Is Limburg so different from Brabant, or Groningen? And how do these Dutch regions differ from their German neighbours, such as Lower Saxony or North-Rhine Westphalia? These are some of the key research interests of Professor Mark Peterson, the first holder of the Geert Hofstede Chair on Cultural Diversity at the Maastricht University School of Business and Economics (SBE).
“Before I took up this chair, I was focusing on whole nations”, says Peterson. “Since then, I’ve started focusing on regions within nations. For example, we’re looking at differences among the provinces and Bundesländer as well as between the Netherlands and Germany. What we find is that there are a couple of regional differences that matter a great deal. For example, parts of southern Germany and the southern Netherlands that share a Catholic heritage have a shared, distinctive quality. On the other hand, those regions also have typical characteristics that make them as a whole ‘typically Dutch’ or ‘typically German’.”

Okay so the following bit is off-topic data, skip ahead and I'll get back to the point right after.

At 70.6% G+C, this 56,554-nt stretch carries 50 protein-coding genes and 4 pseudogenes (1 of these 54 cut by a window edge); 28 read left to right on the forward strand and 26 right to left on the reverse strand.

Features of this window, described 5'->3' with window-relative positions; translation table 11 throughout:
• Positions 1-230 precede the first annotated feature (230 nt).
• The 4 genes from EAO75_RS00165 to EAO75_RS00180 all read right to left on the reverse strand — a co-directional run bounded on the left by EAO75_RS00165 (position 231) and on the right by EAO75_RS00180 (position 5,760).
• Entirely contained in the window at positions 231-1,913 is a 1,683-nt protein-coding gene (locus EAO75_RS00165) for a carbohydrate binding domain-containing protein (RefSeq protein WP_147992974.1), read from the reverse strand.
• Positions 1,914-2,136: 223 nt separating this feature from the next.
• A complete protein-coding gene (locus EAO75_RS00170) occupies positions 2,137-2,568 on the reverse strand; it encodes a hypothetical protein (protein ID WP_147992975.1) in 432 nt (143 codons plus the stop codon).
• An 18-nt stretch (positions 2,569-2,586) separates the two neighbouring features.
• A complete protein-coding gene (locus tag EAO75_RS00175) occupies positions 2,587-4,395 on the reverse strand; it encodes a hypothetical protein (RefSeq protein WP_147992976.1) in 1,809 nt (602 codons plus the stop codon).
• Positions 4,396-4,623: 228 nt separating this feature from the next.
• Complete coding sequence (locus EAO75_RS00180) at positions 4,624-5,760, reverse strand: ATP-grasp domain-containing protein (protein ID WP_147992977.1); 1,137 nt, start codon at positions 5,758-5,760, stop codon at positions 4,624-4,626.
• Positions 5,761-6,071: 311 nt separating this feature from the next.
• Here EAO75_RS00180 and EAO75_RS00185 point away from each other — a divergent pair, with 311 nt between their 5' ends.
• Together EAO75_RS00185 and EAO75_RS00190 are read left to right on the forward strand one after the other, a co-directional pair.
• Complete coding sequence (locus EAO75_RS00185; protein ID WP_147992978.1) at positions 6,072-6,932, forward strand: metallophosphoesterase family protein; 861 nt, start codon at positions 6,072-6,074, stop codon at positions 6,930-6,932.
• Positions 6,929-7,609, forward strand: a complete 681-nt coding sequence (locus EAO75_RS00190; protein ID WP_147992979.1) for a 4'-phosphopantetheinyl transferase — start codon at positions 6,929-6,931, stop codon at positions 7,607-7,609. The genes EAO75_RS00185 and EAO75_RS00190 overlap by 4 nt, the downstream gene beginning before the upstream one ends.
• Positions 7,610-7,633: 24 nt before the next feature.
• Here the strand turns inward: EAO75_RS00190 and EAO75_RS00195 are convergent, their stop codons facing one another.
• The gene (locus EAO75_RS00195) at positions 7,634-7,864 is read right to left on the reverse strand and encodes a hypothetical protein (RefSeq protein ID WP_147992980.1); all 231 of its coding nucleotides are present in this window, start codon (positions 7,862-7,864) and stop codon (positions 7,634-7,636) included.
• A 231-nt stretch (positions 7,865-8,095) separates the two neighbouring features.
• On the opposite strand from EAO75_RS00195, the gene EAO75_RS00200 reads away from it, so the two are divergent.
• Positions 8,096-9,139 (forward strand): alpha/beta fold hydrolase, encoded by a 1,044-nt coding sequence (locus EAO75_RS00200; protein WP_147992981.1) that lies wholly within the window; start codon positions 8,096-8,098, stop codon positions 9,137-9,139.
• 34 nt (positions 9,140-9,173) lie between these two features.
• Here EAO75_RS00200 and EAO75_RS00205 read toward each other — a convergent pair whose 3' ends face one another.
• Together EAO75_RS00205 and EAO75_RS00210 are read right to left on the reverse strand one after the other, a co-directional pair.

Peterson, originally from the United States, has been getting to know what’s typically Dutch first-hand since taking up the Geert Hofstede Chair in mid-2006. This he combines with his work as professor of International Management at Florida Atlantic University. Over the years, he has published over 100 articles in major international management journals. Together with Mikael Søndergaard, he also runs a regular PhD master class called Global and Cross-Cultural Management, which is attended by hand-picked participants from all corners of the world. This is typically held at the Aarhus School of Business in Denmark, but Peterson also brought it to Maastricht in 2009. And in between all this, he has managed to find time for his latest book – a revised edition of the seminal Handbook of organizational culture and climate, co-edited with Neal Ashkanasy and Celeste Wilderom – which is set to appear in December 2010.